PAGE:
Two red flags go up immediately. Firstly, the funds and resources required to undertake listeria inspections of every incoming meat consignment must be made available by the importers, as is the case in the EU. Agriculture, Forestry and Fisheries should not be responsible for a job that is clearly the responsibility of the importers. Does the department even have the funds and the resources to undertake listeria inspections of every incoming meat consignment?
Secondly, and more importantly, inspections of Brazilian imports in particular are essential because of the lax health regime in that country.
These concerns are real, because South African lives are at stake.
Brazil has no requirement in its health and food safety regimes to report listeria. Listeriosis is not a notifiable disease there as it is in most developed countries, but Brazil has a long and well-documented history of unacceptable levels of listeria being present in its processed meat, including meat for export.
To address this issue, researchers from Brazil’s internationally renowned Oswoldo Cruz Foundation and the Federal University of Rio de Janeiro collected food samples from 1990 to 2012 from 12 Brazilian states and examined them for bacteria. From these food samples nearly 6 000 had listeria present.
The study notes that the meat producers who sent these samples “didn’t inform if they had established a standard microbiological acceptability of the product or the presence or number of bacterial masses per unit area or batch. There was no information about where the products came from…or if they would be exported.”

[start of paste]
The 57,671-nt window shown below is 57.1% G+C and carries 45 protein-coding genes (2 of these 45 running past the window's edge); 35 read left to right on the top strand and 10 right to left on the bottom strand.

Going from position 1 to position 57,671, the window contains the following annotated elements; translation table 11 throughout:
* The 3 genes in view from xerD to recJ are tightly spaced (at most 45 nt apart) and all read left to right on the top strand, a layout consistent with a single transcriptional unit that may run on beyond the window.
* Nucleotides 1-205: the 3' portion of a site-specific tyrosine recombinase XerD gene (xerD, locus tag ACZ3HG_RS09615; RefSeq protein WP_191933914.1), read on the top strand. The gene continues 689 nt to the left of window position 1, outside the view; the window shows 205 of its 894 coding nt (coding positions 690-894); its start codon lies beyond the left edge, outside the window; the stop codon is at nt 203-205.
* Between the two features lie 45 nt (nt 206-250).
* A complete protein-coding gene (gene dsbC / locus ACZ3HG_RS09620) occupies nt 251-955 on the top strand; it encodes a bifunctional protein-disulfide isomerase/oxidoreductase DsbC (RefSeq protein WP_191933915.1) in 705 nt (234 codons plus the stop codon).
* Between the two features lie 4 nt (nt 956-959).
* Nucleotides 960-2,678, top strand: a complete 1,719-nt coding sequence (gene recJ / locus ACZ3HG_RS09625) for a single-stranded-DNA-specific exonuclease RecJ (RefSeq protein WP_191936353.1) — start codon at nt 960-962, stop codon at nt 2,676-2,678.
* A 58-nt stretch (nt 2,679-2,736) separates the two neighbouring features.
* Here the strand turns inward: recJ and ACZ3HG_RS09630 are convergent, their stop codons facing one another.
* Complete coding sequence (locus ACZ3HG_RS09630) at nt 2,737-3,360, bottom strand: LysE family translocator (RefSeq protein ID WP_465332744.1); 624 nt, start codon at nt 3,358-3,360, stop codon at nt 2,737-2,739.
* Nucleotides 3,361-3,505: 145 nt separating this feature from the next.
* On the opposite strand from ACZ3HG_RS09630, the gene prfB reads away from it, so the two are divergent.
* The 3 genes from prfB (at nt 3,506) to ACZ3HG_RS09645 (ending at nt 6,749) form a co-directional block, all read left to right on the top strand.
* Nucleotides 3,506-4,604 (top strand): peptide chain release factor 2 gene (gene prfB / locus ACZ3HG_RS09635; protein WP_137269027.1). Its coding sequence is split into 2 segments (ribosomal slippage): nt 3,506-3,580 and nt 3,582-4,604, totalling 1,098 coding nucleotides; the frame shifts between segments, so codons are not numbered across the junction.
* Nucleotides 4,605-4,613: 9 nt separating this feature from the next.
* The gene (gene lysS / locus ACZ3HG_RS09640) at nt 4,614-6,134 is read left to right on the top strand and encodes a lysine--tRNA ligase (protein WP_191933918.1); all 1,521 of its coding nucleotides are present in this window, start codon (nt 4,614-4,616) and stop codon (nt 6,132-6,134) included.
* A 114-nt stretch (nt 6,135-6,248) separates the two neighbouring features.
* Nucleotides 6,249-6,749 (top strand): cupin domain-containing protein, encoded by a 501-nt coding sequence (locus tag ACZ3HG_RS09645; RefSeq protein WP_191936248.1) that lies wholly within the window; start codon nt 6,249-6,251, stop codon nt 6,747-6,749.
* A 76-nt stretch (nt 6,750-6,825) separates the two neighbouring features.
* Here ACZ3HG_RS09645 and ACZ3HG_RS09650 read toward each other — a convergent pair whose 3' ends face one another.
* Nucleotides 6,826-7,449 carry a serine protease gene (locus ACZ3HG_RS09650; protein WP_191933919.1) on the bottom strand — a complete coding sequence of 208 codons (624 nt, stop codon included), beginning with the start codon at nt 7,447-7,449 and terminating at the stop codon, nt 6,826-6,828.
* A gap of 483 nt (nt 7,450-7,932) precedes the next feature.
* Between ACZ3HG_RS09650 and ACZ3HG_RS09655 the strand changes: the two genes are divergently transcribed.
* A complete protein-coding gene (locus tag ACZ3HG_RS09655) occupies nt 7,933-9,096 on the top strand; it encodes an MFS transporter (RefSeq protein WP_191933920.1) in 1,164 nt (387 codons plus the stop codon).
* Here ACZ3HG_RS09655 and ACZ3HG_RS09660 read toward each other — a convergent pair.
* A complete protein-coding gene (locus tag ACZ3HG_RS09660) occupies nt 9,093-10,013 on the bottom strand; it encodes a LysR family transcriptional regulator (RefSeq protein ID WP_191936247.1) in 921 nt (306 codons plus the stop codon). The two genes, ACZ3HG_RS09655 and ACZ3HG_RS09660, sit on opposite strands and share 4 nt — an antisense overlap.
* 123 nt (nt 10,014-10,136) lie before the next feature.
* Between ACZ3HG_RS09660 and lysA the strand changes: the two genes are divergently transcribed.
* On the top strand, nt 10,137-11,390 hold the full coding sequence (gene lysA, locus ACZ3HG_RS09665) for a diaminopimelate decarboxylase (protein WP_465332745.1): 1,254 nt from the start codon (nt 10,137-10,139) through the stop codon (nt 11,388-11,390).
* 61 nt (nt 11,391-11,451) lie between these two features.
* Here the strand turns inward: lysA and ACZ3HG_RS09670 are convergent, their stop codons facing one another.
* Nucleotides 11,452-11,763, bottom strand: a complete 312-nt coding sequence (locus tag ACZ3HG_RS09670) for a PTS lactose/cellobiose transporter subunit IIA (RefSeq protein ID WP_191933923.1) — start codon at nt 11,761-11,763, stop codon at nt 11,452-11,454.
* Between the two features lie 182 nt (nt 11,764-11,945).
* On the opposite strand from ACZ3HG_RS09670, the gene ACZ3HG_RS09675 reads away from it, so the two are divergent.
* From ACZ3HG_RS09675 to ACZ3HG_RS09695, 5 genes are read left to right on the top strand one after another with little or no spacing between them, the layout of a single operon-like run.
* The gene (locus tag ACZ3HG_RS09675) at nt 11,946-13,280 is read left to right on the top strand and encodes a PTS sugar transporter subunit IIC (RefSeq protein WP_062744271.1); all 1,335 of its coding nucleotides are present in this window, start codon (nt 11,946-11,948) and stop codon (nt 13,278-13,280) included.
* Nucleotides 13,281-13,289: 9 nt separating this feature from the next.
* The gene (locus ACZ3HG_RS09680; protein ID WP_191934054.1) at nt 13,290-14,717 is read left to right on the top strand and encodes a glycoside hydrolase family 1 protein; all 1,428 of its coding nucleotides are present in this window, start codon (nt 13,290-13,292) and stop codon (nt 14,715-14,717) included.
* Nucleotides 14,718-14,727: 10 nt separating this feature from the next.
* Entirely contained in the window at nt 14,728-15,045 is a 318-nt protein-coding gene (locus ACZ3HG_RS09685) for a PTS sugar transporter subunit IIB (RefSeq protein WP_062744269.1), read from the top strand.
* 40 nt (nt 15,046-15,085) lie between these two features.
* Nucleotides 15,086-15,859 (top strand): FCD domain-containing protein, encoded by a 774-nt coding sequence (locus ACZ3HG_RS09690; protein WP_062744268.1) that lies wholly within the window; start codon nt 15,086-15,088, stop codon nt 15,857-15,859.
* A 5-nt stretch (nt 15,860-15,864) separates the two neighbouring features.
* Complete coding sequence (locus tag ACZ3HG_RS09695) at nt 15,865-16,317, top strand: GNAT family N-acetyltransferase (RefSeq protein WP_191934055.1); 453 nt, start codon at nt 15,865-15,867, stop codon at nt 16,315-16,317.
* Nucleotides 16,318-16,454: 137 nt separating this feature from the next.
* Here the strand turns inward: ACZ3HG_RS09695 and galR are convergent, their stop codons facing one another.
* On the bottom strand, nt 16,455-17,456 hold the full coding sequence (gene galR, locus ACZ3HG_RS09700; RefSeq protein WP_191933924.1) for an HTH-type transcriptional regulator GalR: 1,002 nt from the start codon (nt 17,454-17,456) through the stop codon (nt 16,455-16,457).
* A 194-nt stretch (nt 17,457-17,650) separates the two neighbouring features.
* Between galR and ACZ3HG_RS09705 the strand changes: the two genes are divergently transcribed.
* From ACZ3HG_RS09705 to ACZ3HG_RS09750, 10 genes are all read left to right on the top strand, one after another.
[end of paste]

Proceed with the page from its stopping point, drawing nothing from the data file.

In other words, South Africa imports the bulk of its MDM for processed meats from a country whose meat-inspection system is suspect and where there is no requirement to report listeria.
Brazil is now the major supplier of imported chicken to South Africa. If consumers are to be protected, we must have adequate screening of Brazilian chicken imports, including the 200 000 tons of MDM imported every year, most of it from Brazil.
This is a food safety risk that cannot be ignored. To date more than 200 South Africans have paid with their lives for the listeria scandal. And while the current outbreak of listeriosis has slowed down, this issue has to be addressed to prevent any recurrence.
South African authorities have taken commendable steps to control the listeria outbreak and to step up local inspections. What is lacking are stringent measures to ensure that no contaminated meat is imported.
The Brazilian producers must be inspected for health and safety compliance before being allowed to export meat products including chicken to South Africa. It is imperative that every consignment imported into this country must be inspected by health authorities, and the costs carried by the importers, not the taxpayer.
What this also highlights is the opportunity to establish more meat-deboning facilities on home turf so that South Africa increases chicken production and creates jobs as well as protecting its food security and the lives of consumers.
Extreme vigilance is needed. South African consumer safety must come first. DM
Francois Baird is the founder of FairPlay.